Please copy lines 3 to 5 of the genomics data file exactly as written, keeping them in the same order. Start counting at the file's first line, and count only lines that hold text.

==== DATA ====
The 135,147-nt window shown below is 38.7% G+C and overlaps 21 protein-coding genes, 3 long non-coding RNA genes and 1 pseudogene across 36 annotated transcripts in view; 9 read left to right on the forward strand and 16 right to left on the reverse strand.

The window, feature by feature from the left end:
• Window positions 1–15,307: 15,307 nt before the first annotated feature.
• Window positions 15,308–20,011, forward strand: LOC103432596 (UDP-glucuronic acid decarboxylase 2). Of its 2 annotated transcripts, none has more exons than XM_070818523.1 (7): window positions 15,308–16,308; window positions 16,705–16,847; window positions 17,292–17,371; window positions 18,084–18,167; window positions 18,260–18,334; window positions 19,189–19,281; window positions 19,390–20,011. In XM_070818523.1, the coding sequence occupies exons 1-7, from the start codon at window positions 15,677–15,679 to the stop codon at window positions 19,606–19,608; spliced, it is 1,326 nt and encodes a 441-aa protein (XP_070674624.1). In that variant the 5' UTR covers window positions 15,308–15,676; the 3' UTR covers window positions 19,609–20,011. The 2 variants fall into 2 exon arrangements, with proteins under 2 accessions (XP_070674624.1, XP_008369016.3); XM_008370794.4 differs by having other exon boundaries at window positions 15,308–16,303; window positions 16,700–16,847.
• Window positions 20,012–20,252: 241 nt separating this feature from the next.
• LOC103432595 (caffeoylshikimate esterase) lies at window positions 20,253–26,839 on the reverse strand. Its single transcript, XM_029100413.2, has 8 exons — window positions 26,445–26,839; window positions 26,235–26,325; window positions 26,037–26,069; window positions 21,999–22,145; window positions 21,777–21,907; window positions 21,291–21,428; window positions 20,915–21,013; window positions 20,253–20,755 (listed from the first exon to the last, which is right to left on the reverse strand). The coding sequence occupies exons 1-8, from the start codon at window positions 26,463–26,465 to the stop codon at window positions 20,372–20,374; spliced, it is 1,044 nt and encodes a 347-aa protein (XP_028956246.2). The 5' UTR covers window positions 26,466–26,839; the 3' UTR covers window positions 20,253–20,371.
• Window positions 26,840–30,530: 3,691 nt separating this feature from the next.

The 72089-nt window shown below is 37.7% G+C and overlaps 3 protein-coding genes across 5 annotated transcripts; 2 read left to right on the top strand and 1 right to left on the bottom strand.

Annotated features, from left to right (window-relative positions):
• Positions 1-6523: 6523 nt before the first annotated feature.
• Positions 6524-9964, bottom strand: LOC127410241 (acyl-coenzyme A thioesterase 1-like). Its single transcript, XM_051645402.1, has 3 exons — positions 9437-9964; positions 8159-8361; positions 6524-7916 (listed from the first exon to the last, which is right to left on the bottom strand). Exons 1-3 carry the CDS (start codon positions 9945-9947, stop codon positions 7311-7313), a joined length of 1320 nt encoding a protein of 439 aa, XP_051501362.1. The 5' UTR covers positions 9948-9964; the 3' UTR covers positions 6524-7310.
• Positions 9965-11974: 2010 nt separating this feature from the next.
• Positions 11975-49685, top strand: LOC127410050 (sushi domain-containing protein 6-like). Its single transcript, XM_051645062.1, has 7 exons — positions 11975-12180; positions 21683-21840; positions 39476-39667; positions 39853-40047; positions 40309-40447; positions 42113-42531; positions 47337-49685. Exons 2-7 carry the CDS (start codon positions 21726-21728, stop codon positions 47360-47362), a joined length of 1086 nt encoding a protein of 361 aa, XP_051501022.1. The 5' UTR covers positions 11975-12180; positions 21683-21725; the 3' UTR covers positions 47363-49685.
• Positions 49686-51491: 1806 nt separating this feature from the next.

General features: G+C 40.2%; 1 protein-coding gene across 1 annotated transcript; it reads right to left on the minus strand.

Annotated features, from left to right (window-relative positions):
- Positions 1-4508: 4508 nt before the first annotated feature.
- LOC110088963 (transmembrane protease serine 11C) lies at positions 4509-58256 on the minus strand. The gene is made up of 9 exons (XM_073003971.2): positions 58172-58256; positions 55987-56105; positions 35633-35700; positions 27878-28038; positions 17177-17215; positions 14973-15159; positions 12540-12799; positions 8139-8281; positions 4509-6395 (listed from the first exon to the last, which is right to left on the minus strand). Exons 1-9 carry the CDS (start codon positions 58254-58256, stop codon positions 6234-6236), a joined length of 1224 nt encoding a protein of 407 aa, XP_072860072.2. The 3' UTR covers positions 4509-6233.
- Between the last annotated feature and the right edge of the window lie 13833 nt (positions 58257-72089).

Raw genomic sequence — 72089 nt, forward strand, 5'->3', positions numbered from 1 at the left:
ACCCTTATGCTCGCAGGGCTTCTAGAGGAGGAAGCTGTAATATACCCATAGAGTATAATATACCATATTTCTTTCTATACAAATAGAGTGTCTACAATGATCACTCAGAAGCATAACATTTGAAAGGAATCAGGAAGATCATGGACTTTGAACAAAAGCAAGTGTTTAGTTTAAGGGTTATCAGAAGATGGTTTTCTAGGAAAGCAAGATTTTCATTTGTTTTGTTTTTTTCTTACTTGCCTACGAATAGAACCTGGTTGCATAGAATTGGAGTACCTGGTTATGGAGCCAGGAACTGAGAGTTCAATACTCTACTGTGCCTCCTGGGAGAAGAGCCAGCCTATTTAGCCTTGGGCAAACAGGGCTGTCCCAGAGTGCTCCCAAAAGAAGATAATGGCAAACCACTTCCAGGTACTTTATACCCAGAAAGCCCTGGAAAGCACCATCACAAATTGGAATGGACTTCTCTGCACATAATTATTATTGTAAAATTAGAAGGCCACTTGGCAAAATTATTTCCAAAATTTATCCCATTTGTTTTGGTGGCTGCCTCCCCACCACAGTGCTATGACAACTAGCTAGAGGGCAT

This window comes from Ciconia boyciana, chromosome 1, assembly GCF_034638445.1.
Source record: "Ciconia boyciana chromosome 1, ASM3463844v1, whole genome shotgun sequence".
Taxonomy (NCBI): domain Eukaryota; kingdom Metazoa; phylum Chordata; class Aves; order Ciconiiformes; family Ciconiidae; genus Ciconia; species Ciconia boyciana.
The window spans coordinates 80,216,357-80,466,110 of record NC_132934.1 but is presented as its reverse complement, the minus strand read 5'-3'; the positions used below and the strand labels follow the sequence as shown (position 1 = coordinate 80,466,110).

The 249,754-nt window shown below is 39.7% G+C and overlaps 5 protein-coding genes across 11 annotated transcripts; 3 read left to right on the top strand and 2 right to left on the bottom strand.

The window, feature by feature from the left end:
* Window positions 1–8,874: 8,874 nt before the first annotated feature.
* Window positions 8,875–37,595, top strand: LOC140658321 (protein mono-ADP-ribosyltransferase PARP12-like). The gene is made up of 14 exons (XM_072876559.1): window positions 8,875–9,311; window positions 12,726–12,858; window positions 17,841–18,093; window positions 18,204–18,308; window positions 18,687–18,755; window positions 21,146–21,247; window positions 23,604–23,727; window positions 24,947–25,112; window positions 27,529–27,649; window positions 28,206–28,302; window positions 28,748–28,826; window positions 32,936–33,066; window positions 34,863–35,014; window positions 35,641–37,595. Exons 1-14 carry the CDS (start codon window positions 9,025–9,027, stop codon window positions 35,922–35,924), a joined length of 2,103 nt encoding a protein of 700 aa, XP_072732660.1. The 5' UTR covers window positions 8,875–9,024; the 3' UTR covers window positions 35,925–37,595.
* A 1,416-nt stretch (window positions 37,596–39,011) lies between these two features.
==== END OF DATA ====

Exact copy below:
• Window positions 1–15,307: 15,307 nt before the first annotated feature.
• Window positions 15,308–20,011, forward strand: LOC103432596 (UDP-glucuronic acid decarboxylase 2). Of its 2 annotated transcripts, none has more exons than XM_070818523.1 (7): window positions 15,308–16,308; window positions 16,705–16,847; window positions 17,292–17,371; window positions 18,084–18,167; window positions 18,260–18,334; window positions 19,189–19,281; window positions 19,390–20,011. In XM_070818523.1, the coding sequence occupies exons 1-7, from the start codon at window positions 15,677–15,679 to the stop codon at window positions 19,606–19,608; spliced, it is 1,326 nt and encodes a 441-aa protein (XP_070674624.1). In that variant the 5' UTR covers window positions 15,308–15,676; the 3' UTR covers window positions 19,609–20,011. The 2 variants fall into 2 exon arrangements, with proteins under 2 accessions (XP_070674624.1, XP_008369016.3); XM_008370794.4 differs by having other exon boundaries at window positions 15,308–16,303; window positions 16,700–16,847.
• Window positions 20,012–20,252: 241 nt separating this feature from the next.